In fact, there’s quite a thriving alchemical community worldwide, typically basing their work on classics such as Michael Maier’s 1617 opus Atalanta Fugiens. Except to call it a community is stretching it a bit, because one of the fundamentals of that not-really-community is that they don’t share ‘best-practices’ and the like – in fact they’re a notoriously secretive lot, often to extremes. In part it’s because some of the practices are necessarily personal (I, uh, won’t bother to explain why…). But also, I asked my friend whether he shared and discussed his processes and results with other alchemists – to which he snorted, almost derisively, “Of course not! I’ve spent more than thirty years on this: why on earth would I give it away to anyone else?” He might eventually take on an apprentice or two, he said, especially if or when he got closer to developing genuinely-useful results for the health context, but that was about it.

For enterprise-architects, and especially for business-architects, some of this may already start to sound all too familiar: the effects and impacts of local-distinctiveness, of individual, collective and corporate culture, of ‘intellectual-property’ and ‘trade-secrets’ and all that… Recognise it? Yeah, you do, don’t you? 🙂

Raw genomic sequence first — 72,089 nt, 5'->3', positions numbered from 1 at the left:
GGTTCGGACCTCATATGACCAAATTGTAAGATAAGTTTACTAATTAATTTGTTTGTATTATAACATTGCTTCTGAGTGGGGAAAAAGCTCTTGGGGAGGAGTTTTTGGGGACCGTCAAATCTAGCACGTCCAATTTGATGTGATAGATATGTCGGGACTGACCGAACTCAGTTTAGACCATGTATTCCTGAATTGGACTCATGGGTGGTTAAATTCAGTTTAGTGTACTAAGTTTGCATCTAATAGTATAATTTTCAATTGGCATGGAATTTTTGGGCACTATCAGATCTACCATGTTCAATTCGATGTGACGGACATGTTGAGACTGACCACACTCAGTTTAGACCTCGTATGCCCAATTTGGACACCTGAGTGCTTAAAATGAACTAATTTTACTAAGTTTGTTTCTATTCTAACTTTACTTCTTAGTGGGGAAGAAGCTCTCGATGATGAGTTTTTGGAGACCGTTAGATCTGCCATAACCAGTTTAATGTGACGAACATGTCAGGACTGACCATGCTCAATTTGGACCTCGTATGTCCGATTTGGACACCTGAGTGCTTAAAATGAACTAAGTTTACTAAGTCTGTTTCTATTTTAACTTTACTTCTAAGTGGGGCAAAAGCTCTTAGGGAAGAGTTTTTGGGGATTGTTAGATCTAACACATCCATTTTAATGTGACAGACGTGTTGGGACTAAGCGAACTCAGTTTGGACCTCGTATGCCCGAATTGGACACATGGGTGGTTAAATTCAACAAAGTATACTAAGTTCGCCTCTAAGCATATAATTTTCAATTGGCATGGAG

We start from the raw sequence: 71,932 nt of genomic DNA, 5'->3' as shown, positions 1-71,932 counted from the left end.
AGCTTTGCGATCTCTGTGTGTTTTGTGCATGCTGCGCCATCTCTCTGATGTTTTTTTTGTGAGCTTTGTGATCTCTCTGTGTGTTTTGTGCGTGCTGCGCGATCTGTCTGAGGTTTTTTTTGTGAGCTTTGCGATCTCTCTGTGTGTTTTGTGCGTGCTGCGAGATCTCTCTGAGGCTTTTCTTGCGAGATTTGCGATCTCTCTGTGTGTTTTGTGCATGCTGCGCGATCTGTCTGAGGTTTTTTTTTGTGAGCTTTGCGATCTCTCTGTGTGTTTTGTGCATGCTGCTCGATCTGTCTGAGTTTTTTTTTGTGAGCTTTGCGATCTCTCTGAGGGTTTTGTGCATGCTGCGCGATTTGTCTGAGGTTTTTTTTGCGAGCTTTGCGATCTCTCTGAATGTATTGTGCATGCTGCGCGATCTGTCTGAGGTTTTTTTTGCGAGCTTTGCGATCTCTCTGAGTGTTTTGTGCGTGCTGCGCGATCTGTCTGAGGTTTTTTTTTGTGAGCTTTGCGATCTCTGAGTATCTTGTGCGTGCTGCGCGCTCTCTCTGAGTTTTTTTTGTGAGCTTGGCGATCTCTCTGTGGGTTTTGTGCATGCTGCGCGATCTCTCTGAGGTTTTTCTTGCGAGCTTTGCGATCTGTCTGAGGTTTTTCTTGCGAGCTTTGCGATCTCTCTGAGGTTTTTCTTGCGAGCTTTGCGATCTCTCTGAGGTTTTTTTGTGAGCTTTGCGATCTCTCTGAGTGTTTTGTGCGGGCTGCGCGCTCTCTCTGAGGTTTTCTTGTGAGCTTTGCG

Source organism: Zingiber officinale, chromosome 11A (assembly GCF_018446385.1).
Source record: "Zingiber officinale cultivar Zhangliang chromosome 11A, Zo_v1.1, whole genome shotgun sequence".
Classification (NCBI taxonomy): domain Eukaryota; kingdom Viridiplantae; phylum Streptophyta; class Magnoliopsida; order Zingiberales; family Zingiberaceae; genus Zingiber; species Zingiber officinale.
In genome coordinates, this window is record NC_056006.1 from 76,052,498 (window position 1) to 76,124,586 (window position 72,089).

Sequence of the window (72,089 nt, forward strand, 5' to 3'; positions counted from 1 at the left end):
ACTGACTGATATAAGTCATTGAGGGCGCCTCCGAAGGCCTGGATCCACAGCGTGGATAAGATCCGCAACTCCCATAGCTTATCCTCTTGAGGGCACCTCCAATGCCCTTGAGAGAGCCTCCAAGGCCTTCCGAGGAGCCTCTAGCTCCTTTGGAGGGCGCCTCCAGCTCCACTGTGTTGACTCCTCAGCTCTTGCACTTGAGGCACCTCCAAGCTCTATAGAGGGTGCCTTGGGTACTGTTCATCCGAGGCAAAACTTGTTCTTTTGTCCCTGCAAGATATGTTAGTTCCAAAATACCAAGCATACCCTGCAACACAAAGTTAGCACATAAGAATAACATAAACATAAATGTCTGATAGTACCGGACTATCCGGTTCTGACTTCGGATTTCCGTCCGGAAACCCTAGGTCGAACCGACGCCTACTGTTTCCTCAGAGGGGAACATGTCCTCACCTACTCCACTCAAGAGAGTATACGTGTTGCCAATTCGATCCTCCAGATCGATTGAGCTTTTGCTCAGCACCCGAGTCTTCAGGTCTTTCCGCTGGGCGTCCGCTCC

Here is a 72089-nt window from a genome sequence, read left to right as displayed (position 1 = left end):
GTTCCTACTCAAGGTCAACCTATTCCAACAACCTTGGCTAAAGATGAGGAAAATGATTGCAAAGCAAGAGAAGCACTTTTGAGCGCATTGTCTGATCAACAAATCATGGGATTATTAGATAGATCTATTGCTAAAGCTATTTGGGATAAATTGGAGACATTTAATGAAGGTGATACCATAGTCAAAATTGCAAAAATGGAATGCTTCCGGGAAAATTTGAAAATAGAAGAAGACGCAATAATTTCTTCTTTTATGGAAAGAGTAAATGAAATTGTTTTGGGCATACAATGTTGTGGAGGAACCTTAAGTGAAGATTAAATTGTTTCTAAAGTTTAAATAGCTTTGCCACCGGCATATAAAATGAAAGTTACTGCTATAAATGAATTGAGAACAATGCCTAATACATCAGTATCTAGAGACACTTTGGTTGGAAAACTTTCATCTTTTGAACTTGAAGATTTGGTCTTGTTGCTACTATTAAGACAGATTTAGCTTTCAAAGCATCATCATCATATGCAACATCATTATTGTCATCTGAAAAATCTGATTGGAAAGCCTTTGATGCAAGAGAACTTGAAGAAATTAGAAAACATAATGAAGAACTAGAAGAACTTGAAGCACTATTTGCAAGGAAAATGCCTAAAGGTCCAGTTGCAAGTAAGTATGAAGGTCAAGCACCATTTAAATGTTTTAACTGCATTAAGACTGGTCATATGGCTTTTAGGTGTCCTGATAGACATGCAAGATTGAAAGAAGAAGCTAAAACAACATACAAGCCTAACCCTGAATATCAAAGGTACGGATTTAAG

In SCAN terms, the more repeatable that something is, and the more it’s openly shared, the more it moves us over towards the left-side of the frame, towards ‘applied-science’. Yet the more unique it is, and/or the more secretive and private it is, the more it moves over to the right-hand side of the frame – and towards something that looks a lot more like alchemy than ‘applied-science’.

And the reality is that a lot of what happens in organisations and enterprises necessarily sits well over towards that right-hand side of the frame – whether we want it to, or not. Which means that – perhaps somewhat strangely, in this so-called ‘scientific’ age – there’s a lot we could learn from the old alchemists.

Alchemy Lesson #1 might be plain old health-and-safety, of course. If we’re going to be mucking around with things that, metaphorically speaking, can go off ‘BANG!’ in our faces, it’s wise to have a fair idea of how to handle it…

[When Isaac Newton died, he was found to have seriously-high levels of mercury in his system, accidentally inhaled during his alchemical experiments – and mercury can do really nasty things to the brain in particular (hence the Mad Hatter). Somewhat explains Newton’s notorious irascibility in later life, in fact.]

But it’s kinda tricky to get that ‘fair idea of how to handle it’ when everything’s somewhat unique and people are being secretive about it all. Somehow, we have to get it over to people that they need to tell us about anything that’s a potential hazard – and that includes things that can be hazardous in not-so-obvious ways, such as at risk of damaging trust.